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Was the Nazi seizure of power an inevitable consequence of the weakness of the Weimar Republic?

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Introduction

Was the Nazi seizure of power an inevitable consequence of the weakness of the Weimar Republic? The question of whether the Nazi seizure of power was an inevitable consequence of the weakness of Weimar is one that many historians have debated and questioned. It remains a central issue among scholars to date. The Nazi seizure of power is a debate in which there are many aspects of thinking. Was Weimar doomed to fail? Did the Republic have any other option but to be replaced by a dictatorship, or was there an alternative? Or controversially, was Hitler at the right place, at the right time? Many historians have argued that the Weimar Republic was doomed from birth, and therefore it was only inevitable that a stronger party would overthrow the Republic. However, many suggest there is more to the Nazi seizure of power than Weimar being a weak Republic. In order to look into the issue of whether the seizure of power by the Nazis, was an inevitable consequence of the weakness of the Republic a number of questions need to be analysed. ...read more.

Middle

Overall, we can see that the Weimar republic did not have an easy birth, and fought great difficulties, however, during the golden years the political and economic atmosphere was relatively stable, and brought hope to the republic, yet it was un-foreseeable circumstances that shocked and weakened the Republic.. The Nazi party or the NSDAP were politically active during the 1920s, however the NSDAP were a relatively small extremist group, and they were active in campaigning against the current government. The most famous early protest was the Beer Hall putsch, yet this sent Hitler to prison, and the NSDAP were less active during this time. Later, Hitler and his party played on the weaknesses of the republic, as well as the use of violence, and intimidation to control their opposition; this resulted in the creation of a climate of fear, helping the party win seats and elections. So to a small degree we can suggest he did seize power, yet, he did it in a manipulating way. The high unemployment and inflation was an aspect that Hitler protected about, he gave the public a scapegoat by blaming the November Criminals for the political atmosphere and environment Germany was in, saying they stabbed Germany in the back after accepting the treaty of Versailles. ...read more.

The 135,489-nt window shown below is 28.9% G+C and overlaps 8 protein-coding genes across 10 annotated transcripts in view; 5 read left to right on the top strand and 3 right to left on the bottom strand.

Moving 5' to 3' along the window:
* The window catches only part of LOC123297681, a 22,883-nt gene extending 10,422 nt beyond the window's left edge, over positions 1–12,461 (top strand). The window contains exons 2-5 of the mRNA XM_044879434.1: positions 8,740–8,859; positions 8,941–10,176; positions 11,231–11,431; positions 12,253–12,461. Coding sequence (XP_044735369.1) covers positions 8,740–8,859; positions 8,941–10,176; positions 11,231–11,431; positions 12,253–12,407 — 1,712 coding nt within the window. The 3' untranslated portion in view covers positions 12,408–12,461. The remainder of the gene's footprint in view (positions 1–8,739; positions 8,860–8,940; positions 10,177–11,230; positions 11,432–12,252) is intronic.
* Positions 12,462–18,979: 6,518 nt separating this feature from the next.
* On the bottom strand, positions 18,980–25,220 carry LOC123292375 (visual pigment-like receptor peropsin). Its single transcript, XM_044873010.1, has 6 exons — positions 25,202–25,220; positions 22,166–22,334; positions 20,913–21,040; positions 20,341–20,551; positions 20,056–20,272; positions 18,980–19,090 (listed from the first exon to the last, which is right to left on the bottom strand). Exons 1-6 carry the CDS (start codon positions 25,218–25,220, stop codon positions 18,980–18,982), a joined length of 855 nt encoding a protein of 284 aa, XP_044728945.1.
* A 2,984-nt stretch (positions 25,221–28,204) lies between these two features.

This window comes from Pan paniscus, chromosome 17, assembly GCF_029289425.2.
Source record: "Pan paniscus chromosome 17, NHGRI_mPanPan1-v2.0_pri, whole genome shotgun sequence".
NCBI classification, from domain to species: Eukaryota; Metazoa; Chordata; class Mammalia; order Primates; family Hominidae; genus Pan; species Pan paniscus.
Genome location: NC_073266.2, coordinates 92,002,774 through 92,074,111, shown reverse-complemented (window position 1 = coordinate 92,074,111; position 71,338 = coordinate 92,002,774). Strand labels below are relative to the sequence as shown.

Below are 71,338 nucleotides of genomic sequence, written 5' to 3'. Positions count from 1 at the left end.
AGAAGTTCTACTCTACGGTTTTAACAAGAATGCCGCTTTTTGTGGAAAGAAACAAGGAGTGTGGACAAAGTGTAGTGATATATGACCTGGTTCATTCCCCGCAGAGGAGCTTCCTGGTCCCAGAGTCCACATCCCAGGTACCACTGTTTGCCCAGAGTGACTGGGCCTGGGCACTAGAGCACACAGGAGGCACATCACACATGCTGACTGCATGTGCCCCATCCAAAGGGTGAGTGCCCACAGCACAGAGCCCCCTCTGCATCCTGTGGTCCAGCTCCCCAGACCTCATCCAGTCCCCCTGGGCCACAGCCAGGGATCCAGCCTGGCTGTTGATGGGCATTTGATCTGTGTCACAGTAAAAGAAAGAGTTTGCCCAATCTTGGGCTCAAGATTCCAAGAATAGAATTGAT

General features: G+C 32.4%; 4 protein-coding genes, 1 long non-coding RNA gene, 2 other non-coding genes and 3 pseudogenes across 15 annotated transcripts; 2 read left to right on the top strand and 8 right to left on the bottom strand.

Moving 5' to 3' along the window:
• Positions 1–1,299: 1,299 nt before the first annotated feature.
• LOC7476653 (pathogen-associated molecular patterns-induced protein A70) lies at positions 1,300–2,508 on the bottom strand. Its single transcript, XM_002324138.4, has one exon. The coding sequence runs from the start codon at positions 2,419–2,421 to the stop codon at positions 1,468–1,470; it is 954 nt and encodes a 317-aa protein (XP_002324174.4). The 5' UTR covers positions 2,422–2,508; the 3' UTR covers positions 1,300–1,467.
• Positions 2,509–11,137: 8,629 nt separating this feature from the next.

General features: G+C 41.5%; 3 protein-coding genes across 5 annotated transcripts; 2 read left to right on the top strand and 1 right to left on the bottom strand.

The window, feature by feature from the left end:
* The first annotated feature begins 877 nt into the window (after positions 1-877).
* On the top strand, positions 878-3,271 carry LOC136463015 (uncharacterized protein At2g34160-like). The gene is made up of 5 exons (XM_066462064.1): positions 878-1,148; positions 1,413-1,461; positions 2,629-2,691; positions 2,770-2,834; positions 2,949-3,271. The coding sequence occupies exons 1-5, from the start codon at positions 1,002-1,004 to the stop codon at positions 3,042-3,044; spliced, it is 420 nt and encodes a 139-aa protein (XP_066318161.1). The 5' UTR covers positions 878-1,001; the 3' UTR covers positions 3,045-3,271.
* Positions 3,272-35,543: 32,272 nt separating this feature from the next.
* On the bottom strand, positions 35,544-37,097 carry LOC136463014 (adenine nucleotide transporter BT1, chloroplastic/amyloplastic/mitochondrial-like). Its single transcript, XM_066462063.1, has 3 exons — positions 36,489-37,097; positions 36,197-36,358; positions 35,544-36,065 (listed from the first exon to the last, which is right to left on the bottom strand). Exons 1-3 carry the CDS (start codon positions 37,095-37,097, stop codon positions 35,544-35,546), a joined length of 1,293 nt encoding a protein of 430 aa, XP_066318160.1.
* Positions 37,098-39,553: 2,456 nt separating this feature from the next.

Conclusion

the Weimar republic as the republic allowed him into the Reich, it was his manipulation that acquired him the power to lead a dictatorship. Therefore, the term seized power is misleading, as he gained power through combination of political intrigue, and violence, as well as help from Hindenburg when he appointed him as chancellor, if it was not for these events Hitler may have never gained ruthless control of Germany. 1 Richard J Evan, The coming of the Third Reich, (Penguin Books 2004) pp.236-237 2 Richard J Evan, The coming of the Third Reich, (Penguin Books 2004) p.235 3 J Noakes, G Pridham, Nazism 1919-1945, the rise to power 1919-1934, (volumes 4, Devon, University of Exeter press 1996) p.64 4 Hitler and the collapse of Weimar p30 5 Richard Grunberger, Germany 1918-1945, (London B.T Batsford ltd1964) p85 6 Richard Grunberger, Germany 1918-1945, (London B.T Batsford ltd1964) p102 7 Ian Kershaw, Weimar: why did German democracy fail (London Weidenfeld and Nicolson, 1990) p121 8 Ian Kershaw, Weimar: why did German democracy fail (London Weidenfeld and Nicolson, 1990) P4. 9 Ian Kershaw, Weimar: why did German democracy fail (London Weidenfeld and Nicolson, 1990) p6. 10 Ibid p21 11 Ibid p23 ?? ?? ?? ?? ...read more.

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